News outlets report that on Tuesday, Circuit Judge Roger Henderson ordered the department to produce copies and internal files on all citizen complaints about sexual advances or sexual assaults by police officials for the past decade.

Personnel files for two former officers also must be produced.

New Hampshire
Court to take up issue of murder victim's privacy

CONCORD, N.H. (AP) - The New Hampshire Supreme Court will be deciding whether or not a murder victim's sexual past should remain private.

Elizabeth "Lizzi" Marriott, of Westborough, Massachusetts, was a 19-year-old sophomore at the University of New Hampshire when she was killed in 2012. Seth Mazzaglia was convicted of her murder and sentenced to life, but he is pursuing an appeal.

In June, the New Hampshire Supreme Court ruled that information about Marriott's sexual activity that had been sealed during the trial should be made public during the appeals process, prompting objections from prosecutors and Marriott's family. The court will hear oral arguments Wednesday on that issue.

Texas
Judge rules11 children to remainin state custody

LUBBOCK, Texas (AP) - A West Texas judge has decided 11 children of a couple who've faced child welfare investigations in three states will remain in state custody for now.

The ruling Tuesday came after a hearing in which William A. and Claire Rembis disputed Child Protective Services' allegations of neglect, which included that some of the children regularly climbed into trash bins and scavenged for food behind their Lubbock home.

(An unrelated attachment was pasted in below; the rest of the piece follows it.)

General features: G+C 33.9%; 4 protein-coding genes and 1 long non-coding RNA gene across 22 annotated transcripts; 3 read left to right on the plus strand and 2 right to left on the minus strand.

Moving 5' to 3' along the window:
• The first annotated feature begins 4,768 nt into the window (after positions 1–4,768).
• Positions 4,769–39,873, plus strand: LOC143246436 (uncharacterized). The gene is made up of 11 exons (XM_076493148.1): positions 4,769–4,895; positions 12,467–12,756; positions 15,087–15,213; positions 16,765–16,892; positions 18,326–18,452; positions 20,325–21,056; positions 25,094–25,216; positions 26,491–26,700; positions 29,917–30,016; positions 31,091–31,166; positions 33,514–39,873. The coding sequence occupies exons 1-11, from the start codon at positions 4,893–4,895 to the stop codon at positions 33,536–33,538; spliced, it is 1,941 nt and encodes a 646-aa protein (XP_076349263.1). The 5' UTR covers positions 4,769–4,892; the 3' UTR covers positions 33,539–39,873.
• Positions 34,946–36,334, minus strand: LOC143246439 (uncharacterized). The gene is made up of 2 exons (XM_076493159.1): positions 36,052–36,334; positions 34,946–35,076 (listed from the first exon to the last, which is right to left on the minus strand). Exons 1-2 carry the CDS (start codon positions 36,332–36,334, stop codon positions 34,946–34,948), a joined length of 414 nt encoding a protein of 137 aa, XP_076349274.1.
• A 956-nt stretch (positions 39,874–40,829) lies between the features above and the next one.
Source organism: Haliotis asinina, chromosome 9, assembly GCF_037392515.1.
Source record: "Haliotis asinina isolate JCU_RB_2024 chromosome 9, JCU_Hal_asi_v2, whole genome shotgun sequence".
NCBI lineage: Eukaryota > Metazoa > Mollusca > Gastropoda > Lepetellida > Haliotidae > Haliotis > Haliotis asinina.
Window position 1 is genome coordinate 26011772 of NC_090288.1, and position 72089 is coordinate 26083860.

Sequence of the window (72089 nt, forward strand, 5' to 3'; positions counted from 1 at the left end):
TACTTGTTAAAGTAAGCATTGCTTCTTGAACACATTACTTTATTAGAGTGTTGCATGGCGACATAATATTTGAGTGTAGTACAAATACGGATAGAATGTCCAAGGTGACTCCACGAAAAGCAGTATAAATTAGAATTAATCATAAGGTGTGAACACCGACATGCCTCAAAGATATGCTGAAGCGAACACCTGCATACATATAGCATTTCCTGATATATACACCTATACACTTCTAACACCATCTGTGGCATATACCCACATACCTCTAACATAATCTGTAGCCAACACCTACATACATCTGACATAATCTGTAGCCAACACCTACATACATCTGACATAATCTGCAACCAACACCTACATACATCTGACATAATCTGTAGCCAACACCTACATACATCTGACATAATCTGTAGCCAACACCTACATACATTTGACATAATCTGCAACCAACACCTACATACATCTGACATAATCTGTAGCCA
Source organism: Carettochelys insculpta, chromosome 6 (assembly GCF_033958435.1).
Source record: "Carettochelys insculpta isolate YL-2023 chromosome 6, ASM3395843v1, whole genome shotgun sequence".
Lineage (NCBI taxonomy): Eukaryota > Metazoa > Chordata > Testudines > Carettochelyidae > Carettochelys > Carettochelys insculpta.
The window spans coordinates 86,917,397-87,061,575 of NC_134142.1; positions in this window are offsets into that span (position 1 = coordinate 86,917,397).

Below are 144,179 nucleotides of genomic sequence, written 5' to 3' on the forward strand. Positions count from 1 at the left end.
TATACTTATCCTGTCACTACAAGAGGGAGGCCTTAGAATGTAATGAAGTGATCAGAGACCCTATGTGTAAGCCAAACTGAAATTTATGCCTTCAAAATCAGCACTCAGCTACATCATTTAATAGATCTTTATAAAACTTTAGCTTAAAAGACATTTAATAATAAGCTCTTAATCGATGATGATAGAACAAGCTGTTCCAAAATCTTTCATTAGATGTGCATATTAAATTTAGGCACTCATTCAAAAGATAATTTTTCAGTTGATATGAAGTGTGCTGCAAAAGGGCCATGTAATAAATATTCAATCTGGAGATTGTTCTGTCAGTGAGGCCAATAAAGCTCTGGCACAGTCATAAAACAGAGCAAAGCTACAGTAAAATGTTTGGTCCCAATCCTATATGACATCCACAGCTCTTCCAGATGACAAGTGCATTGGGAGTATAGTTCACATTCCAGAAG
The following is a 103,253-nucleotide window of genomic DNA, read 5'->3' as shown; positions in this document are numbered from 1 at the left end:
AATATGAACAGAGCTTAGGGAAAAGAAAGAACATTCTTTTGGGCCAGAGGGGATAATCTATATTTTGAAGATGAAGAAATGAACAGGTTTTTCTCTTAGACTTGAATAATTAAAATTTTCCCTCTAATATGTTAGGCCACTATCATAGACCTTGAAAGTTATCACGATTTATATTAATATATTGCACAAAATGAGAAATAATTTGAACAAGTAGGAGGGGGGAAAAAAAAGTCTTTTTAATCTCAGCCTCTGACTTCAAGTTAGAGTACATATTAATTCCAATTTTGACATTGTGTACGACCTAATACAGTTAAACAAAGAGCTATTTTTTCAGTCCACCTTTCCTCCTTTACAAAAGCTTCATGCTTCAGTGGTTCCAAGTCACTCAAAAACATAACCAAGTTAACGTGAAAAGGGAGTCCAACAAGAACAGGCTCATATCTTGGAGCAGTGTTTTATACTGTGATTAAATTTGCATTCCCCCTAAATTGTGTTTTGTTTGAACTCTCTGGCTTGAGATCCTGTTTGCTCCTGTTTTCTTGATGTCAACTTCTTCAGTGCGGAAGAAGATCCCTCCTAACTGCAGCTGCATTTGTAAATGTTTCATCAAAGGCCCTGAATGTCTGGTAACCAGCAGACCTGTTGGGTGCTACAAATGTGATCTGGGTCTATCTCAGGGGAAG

Court records and testimony show the parents have also been investigated for similar allegations in New Jersey, Michigan, and Plano, Texas, since 2001. None of the cases led to criminal charges.

The children range in age from 16 months to 17 years old.

Judge Kevin Hart said the couple had disregarded CPS' efforts to investigate, calling the couple "defiant." He told them the issues are "fixable" if the couple cooperates with the agency's pending service plan.

He cited some of the couple's children roaming the alley unsupervised and getting into the garbage bins, the instability of housing, and, "most significant," the condition of the inside of the home, where investigators reported not enough beds, a lack of food, and an odor of feces or urine.

The couple is appealing an eviction notice issued last week by a different judge. They told Hart they may move to Colorado, which he said would complicate the situation.

One investigator has suggested they may be moving to avoid child welfare investigations, which are difficult to track across state lines. The parents deny the allegations.

The children were taken into state custody in late August, after child welfare workers discovered 10 of them had been taken to Colorado. Two of the children also were briefly removed from the family's home in Plano in 2013, and all were removed in a separate case there last year.

In Michigan, child welfare officials received five complaints between 2007 and 2012, including one about unsupervised children eating out of garbage cans. In New Jersey, the couple was investigated after their oldest son, who was about 2 at the time, was found wandering alone in 2001, according to testimony in the Lubbock case.

Published: Thu, Sep 22, 2016